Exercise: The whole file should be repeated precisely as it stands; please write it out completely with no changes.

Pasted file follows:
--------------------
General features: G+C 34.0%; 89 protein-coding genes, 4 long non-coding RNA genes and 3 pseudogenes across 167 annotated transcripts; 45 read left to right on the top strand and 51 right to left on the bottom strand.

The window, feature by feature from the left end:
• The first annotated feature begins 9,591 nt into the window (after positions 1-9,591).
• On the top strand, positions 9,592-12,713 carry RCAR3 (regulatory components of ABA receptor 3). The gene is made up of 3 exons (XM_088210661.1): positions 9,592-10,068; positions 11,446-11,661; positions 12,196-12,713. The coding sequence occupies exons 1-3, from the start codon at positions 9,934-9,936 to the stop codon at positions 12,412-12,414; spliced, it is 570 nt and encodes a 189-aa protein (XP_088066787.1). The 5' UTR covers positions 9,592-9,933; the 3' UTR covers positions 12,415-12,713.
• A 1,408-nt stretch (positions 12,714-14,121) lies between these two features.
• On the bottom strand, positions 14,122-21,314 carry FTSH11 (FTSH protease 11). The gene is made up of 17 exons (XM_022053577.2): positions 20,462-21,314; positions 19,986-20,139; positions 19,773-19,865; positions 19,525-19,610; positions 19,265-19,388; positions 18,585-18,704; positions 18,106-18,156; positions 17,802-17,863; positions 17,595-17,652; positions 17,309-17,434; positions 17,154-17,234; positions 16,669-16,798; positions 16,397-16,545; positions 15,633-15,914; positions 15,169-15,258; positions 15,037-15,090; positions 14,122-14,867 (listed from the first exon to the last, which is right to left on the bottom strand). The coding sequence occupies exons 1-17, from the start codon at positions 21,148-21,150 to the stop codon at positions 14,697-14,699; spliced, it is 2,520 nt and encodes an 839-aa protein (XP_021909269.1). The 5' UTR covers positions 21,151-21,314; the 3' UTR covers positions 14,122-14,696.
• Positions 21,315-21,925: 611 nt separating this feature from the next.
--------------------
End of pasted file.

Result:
General features: G+C 34.0%; 89 protein-coding genes, 4 long non-coding RNA genes and 3 pseudogenes across 167 annotated transcripts; 45 read left to right on the top strand and 51 right to left on the bottom strand.

The window, feature by feature from the left end:
• The first annotated feature begins 9,591 nt into the window (after positions 1-9,591).
• On the top strand, positions 9,592-12,713 carry RCAR3 (regulatory components of ABA receptor 3). The gene is made up of 3 exons (XM_088210661.1): positions 9,592-10,068; positions 11,446-11,661; positions 12,196-12,713. The coding sequence occupies exons 1-3, from the start codon at positions 9,934-9,936 to the stop codon at positions 12,412-12,414; spliced, it is 570 nt and encodes a 189-aa protein (XP_088066787.1). The 5' UTR covers positions 9,592-9,933; the 3' UTR covers positions 12,415-12,713.
• A 1,408-nt stretch (positions 12,714-14,121) lies between these two features.
• On the bottom strand, positions 14,122-21,314 carry FTSH11 (FTSH protease 11). The gene is made up of 17 exons (XM_022053577.2): positions 20,462-21,314; positions 19,986-20,139; positions 19,773-19,865; positions 19,525-19,610; positions 19,265-19,388; positions 18,585-18,704; positions 18,106-18,156; positions 17,802-17,863; positions 17,595-17,652; positions 17,309-17,434; positions 17,154-17,234; positions 16,669-16,798; positions 16,397-16,545; positions 15,633-15,914; positions 15,169-15,258; positions 15,037-15,090; positions 14,122-14,867 (listed from the first exon to the last, which is right to left on the bottom strand). The coding sequence occupies exons 1-17, from the start codon at positions 21,148-21,150 to the stop codon at positions 14,697-14,699; spliced, it is 2,520 nt and encodes an 839-aa protein (XP_021909269.1). The 5' UTR covers positions 21,151-21,314; the 3' UTR covers positions 14,122-14,696.
• Positions 21,315-21,925: 611 nt separating this feature from the next.